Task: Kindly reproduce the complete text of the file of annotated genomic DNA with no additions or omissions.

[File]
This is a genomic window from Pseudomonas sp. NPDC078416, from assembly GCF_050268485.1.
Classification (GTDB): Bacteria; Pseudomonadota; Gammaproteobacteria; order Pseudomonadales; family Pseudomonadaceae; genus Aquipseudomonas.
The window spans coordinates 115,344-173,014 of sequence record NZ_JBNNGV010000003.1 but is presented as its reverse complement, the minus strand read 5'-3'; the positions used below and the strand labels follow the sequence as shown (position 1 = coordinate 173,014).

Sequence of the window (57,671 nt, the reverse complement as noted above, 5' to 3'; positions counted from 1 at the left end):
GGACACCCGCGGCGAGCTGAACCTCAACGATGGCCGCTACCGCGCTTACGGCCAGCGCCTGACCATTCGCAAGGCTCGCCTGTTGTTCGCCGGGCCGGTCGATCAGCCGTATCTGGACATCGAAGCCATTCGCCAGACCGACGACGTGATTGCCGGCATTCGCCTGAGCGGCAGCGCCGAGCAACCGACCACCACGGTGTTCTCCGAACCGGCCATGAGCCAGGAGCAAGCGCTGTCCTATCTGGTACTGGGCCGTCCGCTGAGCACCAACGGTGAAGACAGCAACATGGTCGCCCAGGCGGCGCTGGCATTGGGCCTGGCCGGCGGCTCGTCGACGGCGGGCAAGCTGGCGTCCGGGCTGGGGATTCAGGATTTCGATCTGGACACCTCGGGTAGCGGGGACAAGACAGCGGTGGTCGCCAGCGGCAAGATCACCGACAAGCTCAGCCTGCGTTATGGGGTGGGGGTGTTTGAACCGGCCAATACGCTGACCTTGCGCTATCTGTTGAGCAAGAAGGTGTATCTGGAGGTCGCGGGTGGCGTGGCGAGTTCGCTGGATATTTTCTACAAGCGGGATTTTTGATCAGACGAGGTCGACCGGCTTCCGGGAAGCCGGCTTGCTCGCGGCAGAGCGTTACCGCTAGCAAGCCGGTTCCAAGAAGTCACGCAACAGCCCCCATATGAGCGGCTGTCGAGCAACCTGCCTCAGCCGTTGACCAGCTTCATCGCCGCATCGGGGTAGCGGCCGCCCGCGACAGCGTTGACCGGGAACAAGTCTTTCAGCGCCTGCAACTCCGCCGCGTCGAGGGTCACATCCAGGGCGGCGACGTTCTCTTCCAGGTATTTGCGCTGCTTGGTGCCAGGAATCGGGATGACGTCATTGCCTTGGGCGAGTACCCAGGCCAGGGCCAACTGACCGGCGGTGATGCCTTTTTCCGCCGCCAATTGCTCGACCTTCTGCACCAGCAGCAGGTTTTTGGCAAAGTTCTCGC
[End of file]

This is a genomic window from Pseudomonas sp. NPDC078416, from assembly GCF_050268485.1.
Classification (GTDB): Bacteria; Pseudomonadota; Gammaproteobacteria; order Pseudomonadales; family Pseudomonadaceae; genus Aquipseudomonas.
The window spans coordinates 115,344-173,014 of sequence record NZ_JBNNGV010000003.1 but is presented as its reverse complement, the minus strand read 5'-3'; the positions used below and the strand labels follow the sequence as shown (position 1 = coordinate 173,014).

Sequence of the window (57,671 nt, the reverse complement as noted above, 5' to 3'; positions counted from 1 at the left end):
GGACACCCGCGGCGAGCTGAACCTCAACGATGGCCGCTACCGCGCTTACGGCCAGCGCCTGACCATTCGCAAGGCTCGCCTGTTGTTCGCCGGGCCGGTCGATCAGCCGTATCTGGACATCGAAGCCATTCGCCAGACCGACGACGTGATTGCCGGCATTCGCCTGAGCGGCAGCGCCGAGCAACCGACCACCACGGTGTTCTCCGAACCGGCCATGAGCCAGGAGCAAGCGCTGTCCTATCTGGTACTGGGCCGTCCGCTGAGCACCAACGGTGAAGACAGCAACATGGTCGCCCAGGCGGCGCTGGCATTGGGCCTGGCCGGCGGCTCGTCGACGGCGGGCAAGCTGGCGTCCGGGCTGGGGATTCAGGATTTCGATCTGGACACCTCGGGTAGCGGGGACAAGACAGCGGTGGTCGCCAGCGGCAAGATCACCGACAAGCTCAGCCTGCGTTATGGGGTGGGGGTGTTTGAACCGGCCAATACGCTGACCTTGCGCTATCTGTTGAGCAAGAAGGTGTATCTGGAGGTCGCGGGTGGCGTGGCGAGTTCGCTGGATATTTTCTACAAGCGGGATTTTTGATCAGACGAGGTCGACCGGCTTCCGGGAAGCCGGCTTGCTCGCGGCAGAGCGTTACCGCTAGCAAGCCGGTTCCAAGAAGTCACGCAACAGCCCCCATATGAGCGGCTGTCGAGCAACCTGCCTCAGCCGTTGACCAGCTTCATCGCCGCATCGGGGTAGCGGCCGCCCGCGACAGCGTTGACCGGGAACAAGTCTTTCAGCGCCTGCAACTCCGCCGCGTCGAGGGTCACATCCAGGGCGGCGACGTTCTCTTCCAGGTATTTGCGCTGCTTGGTGCCAGGAATCGGGATGACGTCATTGCCTTGGGCGAGTACCCAGGCCAGGGCCAACTGACCGGCGGTGATGCCTTTTTCCGCCGCCAATTGCTCGACCTTCTGCACCAGCAGCAGGTTTTTGGCAAAGTTCTCGC